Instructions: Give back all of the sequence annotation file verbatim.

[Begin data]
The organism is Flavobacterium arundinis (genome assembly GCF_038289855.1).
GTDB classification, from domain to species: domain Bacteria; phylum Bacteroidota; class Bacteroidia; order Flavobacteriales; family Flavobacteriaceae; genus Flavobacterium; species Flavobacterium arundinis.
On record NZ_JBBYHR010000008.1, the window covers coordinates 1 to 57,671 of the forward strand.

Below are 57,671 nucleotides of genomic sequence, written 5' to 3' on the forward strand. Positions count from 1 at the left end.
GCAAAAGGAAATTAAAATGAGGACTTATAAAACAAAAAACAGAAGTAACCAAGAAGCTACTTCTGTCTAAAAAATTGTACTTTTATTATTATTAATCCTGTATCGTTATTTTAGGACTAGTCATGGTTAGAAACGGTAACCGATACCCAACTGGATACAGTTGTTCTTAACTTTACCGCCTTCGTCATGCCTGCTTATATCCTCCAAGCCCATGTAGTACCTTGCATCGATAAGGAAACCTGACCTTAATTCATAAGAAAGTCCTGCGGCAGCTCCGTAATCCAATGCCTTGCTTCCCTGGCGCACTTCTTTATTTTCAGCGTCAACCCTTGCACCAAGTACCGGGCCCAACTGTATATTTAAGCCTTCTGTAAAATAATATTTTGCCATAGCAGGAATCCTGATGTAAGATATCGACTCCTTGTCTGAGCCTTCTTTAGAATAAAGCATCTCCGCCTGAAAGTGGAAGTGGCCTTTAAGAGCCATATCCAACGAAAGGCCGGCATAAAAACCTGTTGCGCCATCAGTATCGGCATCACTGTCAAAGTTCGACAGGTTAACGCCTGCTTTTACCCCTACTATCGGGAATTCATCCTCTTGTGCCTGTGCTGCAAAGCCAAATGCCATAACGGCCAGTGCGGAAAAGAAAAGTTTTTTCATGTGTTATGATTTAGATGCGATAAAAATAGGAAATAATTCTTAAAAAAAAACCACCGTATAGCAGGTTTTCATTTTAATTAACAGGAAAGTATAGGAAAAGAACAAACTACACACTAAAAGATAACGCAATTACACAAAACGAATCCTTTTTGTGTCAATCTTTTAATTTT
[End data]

The organism is Flavobacterium arundinis (genome assembly GCF_038289855.1).
GTDB classification, from domain to species: domain Bacteria; phylum Bacteroidota; class Bacteroidia; order Flavobacteriales; family Flavobacteriaceae; genus Flavobacterium; species Flavobacterium arundinis.
On record NZ_JBBYHR010000008.1, the window covers coordinates 1 to 57,671 of the forward strand.

Below are 57,671 nucleotides of genomic sequence, written 5' to 3' on the forward strand. Positions count from 1 at the left end.
GCAAAAGGAAATTAAAATGAGGACTTATAAAACAAAAAACAGAAGTAACCAAGAAGCTACTTCTGTCTAAAAAATTGTACTTTTATTATTATTAATCCTGTATCGTTATTTTAGGACTAGTCATGGTTAGAAACGGTAACCGATACCCAACTGGATACAGTTGTTCTTAACTTTACCGCCTTCGTCATGCCTGCTTATATCCTCCAAGCCCATGTAGTACCTTGCATCGATAAGGAAACCTGACCTTAATTCATAAGAAAGTCCTGCGGCAGCTCCGTAATCCAATGCCTTGCTTCCCTGGCGCACTTCTTTATTTTCAGCGTCAACCCTTGCACCAAGTACCGGGCCCAACTGTATATTTAAGCCTTCTGTAAAATAATATTTTGCCATAGCAGGAATCCTGATGTAAGATATCGACTCCTTGTCTGAGCCTTCTTTAGAATAAAGCATCTCCGCCTGAAAGTGGAAGTGGCCTTTAAGAGCCATATCCAACGAAAGGCCGGCATAAAAACCTGTTGCGCCATCAGTATCGGCATCACTGTCAAAGTTCGACAGGTTAACGCCTGCTTTTACCCCTACTATCGGGAATTCATCCTCTTGTGCCTGTGCTGCAAAGCCAAATGCCATAACGGCCAGTGCGGAAAAGAAAAGTTTTTTCATGTGTTATGATTTAGATGCGATAAAAATAGGAAATAATTCTTAAAAAAAAACCACCGTATAGCAGGTTTTCATTTTAATTAACAGGAAAGTATAGGAAAAGAACAAACTACACACTAAAAGATAACGCAATTACACAAAACGAATCCTTTTTGTGTCAATCTTTTAATTTT